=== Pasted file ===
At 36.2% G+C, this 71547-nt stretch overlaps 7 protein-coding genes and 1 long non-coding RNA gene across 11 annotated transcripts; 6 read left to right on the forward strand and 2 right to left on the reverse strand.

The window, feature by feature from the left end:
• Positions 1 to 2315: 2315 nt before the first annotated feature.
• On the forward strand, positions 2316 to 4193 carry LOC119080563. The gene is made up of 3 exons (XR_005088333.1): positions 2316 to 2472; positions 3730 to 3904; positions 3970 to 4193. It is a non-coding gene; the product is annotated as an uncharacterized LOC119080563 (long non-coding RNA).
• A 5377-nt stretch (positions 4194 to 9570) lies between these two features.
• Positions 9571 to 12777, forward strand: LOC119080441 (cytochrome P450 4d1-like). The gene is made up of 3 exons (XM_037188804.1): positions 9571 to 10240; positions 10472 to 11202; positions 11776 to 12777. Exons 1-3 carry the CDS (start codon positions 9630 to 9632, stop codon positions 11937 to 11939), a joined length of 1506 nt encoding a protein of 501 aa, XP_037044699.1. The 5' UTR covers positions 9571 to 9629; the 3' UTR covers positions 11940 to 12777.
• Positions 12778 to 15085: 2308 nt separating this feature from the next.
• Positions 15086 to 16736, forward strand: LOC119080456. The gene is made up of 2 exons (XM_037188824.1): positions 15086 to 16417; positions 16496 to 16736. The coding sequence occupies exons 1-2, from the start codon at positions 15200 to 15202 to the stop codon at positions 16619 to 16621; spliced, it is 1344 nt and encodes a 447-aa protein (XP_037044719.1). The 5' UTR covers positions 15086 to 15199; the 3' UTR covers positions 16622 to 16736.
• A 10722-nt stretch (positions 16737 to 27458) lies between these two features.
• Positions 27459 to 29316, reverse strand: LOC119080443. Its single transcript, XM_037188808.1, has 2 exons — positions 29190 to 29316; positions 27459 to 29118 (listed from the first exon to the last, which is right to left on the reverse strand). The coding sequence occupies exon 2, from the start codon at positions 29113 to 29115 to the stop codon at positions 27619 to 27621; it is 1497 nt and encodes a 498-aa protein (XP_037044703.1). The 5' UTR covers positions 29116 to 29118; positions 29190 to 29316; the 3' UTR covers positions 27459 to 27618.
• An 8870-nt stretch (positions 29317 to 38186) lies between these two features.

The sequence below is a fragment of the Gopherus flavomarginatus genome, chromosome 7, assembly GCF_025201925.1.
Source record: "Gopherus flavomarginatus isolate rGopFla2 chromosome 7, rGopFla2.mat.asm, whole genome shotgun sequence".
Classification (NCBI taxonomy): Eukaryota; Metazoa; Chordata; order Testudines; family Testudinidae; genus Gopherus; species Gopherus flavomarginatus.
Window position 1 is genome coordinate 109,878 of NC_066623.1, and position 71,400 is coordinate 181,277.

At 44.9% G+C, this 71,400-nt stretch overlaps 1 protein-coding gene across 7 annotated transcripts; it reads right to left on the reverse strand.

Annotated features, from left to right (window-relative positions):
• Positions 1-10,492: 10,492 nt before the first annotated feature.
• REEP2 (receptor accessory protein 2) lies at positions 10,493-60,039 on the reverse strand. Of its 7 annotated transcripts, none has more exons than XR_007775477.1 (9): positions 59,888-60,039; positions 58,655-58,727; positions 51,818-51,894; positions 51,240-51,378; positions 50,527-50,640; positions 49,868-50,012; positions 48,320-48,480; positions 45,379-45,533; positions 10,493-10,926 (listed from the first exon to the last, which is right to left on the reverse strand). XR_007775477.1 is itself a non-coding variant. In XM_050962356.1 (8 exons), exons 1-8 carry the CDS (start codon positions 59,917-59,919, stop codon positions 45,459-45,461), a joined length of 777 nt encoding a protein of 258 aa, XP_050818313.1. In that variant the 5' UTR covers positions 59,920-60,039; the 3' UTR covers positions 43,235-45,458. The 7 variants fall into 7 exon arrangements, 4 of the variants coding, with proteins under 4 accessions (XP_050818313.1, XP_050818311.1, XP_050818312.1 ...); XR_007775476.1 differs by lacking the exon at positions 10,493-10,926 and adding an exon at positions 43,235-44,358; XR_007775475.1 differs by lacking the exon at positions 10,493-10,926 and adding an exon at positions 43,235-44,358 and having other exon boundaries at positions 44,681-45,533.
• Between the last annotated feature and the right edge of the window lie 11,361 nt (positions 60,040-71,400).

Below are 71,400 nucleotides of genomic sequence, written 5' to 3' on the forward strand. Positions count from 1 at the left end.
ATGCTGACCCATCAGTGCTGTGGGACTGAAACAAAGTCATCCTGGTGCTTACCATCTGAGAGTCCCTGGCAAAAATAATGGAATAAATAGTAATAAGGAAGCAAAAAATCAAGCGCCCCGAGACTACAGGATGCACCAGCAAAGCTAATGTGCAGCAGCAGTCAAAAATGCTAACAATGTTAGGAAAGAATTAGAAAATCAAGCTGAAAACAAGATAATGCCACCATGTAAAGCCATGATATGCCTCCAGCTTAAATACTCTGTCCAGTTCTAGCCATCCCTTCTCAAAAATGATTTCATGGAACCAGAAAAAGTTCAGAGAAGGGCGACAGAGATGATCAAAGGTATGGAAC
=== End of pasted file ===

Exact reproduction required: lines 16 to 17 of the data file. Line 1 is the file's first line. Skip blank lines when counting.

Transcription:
At 44.9% G+C, this 71,400-nt stretch overlaps 1 protein-coding gene across 7 annotated transcripts; it reads right to left on the reverse strand.

Annotated features, from left to right (window-relative positions):